The S-Word (Shanks)
(How to stop shanking)As you can imagine S-Words don't normally bother us here at ISUCKATGOLF.net. However there is one S-word that even we don't use. Golfers who have experienced a bout of this S-word cringe at it's mere utterance. If you've ever had them you know the S-word we're talking about ....(and we're sorry)....The Shanks!
If you just came to this page out of curiosity leave now before it's too late! Sometimes just mentioning the word can bring them on!
The dreaded shank will do more to squash your love of golf than all the Yipps, slices, duck hooks, pop-ups, dribbles and snowmen you'll have for the rest of your golfing career!
They come seemingly out of nowhere, and can be very hard to get rid of. One minute you're hitting the ball beautifully, the next your sitting in your cart with your head between your knees hyperventilating.
Yes, it's that bad.
For anyone who doesn't know, the Shank is caused when the hossle of the club hits the side of the ball and causes it to shoot at almost a right angle off the forehead of whomever was unfortunate enough to be standing to your immediate right at impact.
You can't "play a shank" either. There's no aiming down the left side of the fairway when you're shanking. You're almost completely dead if you're on the course with the shanks. Either rid yourself of them immediately or take the cart back to the 19th hole and pull up a stool.
Did you see the movie Tin Cup by the way? I saw the beginning. When he started shanking I turned it off. Yes, I too have had the shanks.
O.k. The shanks SUCK. We've established that pretty well I think.
Here's how to get rid of them:
The shank is usually caused by too flat a swing plane. The club comes back too far around your body and from too far inside. At the top of your back swing a friend may be able to notice the club is pointing left of parallel to the target,(laid off) and maybe too "low" on your back.(behind you a bit) You've got to get that more upright.
What you want to do is stand a little taller so you swing the club on a more upright plane. To do this you can just not bend quite as much from the waist, pull your shoulders slightly back at address, and feel like your neck is long and you're looking at the ball from over your nose. (head up)
When you start the club back keep it low and straight back for the first 18". Loosen up your hands and shoulders. Let your wrists break easily on the back swing. Don't rush the downswing. Nice and smooth. When you get to the ball be sure to release the hands! Keep everything very loose.
I believe the key to stopping the shanks is to have "loose hands" and release the club hard at impact. (turn your hands over to get the hossel out of the way!)
Since a number of things can cause a shank, here are a few alternate suggestions should the above not work right away:
1. Keep your right elbow in to your right side on the downswing. First move down should be the right elbow tucking into your right side. Feel like it's brushing against your shirt. Release the hands hard at impact!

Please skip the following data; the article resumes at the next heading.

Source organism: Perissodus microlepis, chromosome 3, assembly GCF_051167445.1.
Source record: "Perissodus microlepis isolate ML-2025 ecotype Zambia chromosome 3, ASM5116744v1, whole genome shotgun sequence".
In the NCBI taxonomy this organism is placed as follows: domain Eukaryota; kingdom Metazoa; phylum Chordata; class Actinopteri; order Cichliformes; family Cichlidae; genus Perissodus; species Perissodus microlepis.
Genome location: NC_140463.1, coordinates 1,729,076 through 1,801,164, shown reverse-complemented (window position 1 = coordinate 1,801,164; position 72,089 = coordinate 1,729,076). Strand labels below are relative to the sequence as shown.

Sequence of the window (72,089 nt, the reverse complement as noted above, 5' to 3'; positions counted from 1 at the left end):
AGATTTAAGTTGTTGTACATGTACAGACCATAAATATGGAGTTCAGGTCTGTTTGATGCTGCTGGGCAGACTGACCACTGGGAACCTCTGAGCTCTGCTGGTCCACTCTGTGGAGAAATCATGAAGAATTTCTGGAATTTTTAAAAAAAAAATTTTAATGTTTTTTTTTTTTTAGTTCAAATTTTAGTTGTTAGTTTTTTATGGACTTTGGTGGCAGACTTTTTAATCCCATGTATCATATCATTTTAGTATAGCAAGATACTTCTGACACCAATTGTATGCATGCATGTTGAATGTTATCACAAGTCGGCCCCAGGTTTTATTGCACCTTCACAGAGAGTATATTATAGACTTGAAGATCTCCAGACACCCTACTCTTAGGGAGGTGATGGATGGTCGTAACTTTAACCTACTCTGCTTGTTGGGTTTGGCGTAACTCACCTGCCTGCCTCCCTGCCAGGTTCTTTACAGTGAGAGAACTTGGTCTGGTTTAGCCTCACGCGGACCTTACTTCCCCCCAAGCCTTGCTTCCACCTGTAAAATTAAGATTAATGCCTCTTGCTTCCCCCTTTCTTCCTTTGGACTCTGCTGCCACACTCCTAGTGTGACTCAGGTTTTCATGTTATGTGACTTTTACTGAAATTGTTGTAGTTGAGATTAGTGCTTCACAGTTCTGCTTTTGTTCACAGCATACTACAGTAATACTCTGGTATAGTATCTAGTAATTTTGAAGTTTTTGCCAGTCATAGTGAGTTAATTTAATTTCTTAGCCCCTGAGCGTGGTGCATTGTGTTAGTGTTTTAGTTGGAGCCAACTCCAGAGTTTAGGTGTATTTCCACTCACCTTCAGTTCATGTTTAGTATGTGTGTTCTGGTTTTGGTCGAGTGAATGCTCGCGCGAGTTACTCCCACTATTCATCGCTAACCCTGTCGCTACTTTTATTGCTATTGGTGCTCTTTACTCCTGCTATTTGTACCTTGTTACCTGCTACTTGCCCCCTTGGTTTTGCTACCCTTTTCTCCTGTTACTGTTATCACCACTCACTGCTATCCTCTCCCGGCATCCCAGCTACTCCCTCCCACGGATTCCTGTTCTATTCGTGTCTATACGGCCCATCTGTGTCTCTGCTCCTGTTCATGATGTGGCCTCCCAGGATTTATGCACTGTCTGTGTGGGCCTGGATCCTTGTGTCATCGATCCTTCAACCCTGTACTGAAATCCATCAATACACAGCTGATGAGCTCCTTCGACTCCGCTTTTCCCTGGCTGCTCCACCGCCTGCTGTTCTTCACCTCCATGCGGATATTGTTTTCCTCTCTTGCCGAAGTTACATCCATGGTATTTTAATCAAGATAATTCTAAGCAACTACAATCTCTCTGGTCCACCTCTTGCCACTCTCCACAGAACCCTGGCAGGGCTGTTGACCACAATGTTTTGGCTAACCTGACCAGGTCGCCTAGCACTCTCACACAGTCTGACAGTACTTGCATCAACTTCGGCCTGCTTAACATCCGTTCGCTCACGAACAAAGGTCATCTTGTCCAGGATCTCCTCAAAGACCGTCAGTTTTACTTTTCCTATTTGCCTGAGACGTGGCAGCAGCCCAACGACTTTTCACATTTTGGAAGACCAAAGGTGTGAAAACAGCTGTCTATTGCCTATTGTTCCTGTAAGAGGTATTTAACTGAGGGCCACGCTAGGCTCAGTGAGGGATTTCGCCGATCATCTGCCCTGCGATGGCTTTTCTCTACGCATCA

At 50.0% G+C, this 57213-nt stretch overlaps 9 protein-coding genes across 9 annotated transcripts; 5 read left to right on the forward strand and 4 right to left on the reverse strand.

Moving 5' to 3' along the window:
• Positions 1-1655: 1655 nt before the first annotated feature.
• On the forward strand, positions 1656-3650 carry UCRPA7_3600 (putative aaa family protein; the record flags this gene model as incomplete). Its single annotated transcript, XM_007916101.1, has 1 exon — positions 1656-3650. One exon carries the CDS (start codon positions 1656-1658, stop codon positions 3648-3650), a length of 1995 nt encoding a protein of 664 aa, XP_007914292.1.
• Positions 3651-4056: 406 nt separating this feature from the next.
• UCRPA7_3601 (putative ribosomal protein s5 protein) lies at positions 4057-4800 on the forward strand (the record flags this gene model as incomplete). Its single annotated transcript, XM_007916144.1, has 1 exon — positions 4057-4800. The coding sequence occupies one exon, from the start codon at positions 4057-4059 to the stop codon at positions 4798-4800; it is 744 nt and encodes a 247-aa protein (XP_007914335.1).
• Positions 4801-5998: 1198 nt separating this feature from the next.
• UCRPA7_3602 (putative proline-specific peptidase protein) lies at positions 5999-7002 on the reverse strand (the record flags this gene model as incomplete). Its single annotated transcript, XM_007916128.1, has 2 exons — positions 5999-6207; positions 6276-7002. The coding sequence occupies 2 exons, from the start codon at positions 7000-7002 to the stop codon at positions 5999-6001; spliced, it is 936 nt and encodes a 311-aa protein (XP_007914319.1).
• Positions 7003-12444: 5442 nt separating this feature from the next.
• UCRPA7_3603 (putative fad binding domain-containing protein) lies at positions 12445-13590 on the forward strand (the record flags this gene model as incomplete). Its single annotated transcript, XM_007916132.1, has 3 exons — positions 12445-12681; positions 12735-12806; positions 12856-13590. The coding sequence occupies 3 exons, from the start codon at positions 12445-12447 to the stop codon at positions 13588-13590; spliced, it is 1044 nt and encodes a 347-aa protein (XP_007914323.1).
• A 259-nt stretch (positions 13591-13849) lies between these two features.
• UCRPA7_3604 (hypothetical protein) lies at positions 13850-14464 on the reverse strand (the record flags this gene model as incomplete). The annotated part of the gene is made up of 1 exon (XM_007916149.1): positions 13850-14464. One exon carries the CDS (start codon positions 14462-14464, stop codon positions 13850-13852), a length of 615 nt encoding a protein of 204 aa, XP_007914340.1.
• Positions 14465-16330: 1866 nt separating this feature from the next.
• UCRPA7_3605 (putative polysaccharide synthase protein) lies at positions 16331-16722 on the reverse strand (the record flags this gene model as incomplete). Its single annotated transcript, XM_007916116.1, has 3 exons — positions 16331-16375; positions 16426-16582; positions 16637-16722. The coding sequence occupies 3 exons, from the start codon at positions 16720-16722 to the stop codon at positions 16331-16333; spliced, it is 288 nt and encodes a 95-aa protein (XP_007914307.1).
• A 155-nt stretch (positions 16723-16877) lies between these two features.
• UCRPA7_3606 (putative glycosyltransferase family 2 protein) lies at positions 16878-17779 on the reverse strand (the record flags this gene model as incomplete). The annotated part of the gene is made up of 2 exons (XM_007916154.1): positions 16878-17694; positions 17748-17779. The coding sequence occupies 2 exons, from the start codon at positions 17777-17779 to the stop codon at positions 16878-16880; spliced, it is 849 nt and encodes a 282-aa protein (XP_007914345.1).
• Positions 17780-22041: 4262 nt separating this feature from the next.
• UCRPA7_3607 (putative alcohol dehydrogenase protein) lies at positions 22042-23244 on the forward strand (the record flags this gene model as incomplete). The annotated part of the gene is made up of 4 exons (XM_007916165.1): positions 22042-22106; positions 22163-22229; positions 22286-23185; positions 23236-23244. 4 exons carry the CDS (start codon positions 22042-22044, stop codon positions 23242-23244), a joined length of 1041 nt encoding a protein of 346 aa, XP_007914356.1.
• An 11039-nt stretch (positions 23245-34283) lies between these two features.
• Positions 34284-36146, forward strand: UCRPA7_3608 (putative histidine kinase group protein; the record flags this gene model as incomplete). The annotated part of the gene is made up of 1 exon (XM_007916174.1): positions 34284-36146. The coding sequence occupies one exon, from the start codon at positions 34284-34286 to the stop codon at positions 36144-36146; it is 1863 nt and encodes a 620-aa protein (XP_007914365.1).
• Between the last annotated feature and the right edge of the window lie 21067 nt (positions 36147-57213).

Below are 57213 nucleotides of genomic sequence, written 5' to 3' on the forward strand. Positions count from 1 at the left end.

2. If you're on the course and desperate, try aiming for a specific dimple on the side of the ball nearest you. This will usually be enough to get you through the round and into the clubhouse. From there you should head for either the range or your psychologists office.
Not Sure It's a Shank?
The easiest way to tell if you have a shank or something else, like hitting it thin and "skulling" it is to take some regular masking tape you can purchase at the hardware store and LIGHTLY cover the face of the club and the hossel of the club with it. Don't press down any harder than is needed to get it to stick to the club. Now hit a ball. You'll be able to see the impression of the ball on the tape and will immediatly know where you are making contact. If the hossel has a mark or the ball mark is very close to the hossel, you have your answer!
The shanks are not usually an indication that your swing has completely fallen apart. They sometimes go away just as fast as they came, all on their own. However it is comforting to proactively correct them rather than hoping they just go away. Knowing you "cured" them helps reduce the fear that they might come back later.
If all else fails sometimes taking a week off, or having a beer or two to relax helps.(seriously) Many years ago a friend and I flew to Florida to play the Blue Monster at Doral C. C. It was winter, we hadn't played in a few months, it was going to be great!...until I shanked EVERY IRON SHOT on the front nine!
At the turn Doral has a little area to hit balls. (at least there was back then) I grabbed TWO beers from the beer cart girl, drank them one after the other, then quickly dropped 3 balls in the range and hit 3 perfect 9 irons! Played the back nine in even par 36 after a 46 on the front! (the 46 was with 2 chip-ins.)
So you never know what's going to work!